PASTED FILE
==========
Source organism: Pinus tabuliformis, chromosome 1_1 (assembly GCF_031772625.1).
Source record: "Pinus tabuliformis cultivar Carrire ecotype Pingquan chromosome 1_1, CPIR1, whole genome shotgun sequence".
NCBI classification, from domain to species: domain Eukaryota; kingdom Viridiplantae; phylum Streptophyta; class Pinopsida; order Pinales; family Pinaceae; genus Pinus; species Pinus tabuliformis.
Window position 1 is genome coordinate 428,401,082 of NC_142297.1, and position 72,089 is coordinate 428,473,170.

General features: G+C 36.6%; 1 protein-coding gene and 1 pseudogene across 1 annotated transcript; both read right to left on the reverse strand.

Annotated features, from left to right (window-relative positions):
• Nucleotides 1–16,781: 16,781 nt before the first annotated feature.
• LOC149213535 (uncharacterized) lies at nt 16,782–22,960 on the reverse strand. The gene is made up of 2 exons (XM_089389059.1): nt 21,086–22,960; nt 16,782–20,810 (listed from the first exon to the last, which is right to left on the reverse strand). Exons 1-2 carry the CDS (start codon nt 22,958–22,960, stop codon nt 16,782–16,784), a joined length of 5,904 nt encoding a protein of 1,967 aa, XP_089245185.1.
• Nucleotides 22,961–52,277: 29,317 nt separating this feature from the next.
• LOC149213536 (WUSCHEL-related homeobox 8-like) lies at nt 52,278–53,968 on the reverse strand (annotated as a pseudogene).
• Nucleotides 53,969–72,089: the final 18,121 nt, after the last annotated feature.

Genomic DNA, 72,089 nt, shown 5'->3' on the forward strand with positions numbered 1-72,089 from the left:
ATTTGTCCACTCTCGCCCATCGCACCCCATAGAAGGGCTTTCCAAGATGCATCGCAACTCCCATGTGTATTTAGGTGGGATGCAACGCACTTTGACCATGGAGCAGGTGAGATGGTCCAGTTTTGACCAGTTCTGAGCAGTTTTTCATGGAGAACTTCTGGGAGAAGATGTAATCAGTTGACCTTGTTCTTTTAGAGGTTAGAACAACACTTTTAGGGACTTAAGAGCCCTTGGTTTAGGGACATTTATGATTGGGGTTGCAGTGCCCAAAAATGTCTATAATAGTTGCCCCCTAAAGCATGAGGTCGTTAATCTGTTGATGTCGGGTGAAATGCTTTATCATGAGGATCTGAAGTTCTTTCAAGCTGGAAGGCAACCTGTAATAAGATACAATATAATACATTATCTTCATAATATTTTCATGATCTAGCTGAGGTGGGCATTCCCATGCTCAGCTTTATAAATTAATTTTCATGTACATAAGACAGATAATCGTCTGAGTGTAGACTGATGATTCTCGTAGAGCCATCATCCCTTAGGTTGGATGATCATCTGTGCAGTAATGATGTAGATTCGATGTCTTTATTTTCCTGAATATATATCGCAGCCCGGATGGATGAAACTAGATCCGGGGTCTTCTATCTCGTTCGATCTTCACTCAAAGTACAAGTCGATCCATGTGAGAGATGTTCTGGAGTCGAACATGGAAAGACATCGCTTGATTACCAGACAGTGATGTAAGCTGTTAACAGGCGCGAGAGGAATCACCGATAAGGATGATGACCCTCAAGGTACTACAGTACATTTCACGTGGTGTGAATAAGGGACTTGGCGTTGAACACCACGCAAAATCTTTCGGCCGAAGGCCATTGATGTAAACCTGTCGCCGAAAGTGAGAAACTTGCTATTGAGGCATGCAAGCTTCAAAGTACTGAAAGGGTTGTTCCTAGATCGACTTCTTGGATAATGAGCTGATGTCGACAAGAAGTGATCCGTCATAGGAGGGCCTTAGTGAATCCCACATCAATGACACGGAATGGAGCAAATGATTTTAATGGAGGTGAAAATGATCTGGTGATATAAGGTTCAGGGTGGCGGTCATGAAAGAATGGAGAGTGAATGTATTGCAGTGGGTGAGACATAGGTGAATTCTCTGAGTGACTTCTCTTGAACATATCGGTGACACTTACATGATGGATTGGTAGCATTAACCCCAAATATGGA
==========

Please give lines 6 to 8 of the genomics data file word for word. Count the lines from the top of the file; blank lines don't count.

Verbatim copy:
Annotated features, from left to right (window-relative positions):
• Nucleotides 1–16,781: 16,781 nt before the first annotated feature.
• LOC149213535 (uncharacterized) lies at nt 16,782–22,960 on the reverse strand. The gene is made up of 2 exons (XM_089389059.1): nt 21,086–22,960; nt 16,782–20,810 (listed from the first exon to the last, which is right to left on the reverse strand). Exons 1-2 carry the CDS (start codon nt 22,958–22,960, stop codon nt 16,782–16,784), a joined length of 5,904 nt encoding a protein of 1,967 aa, XP_089245185.1.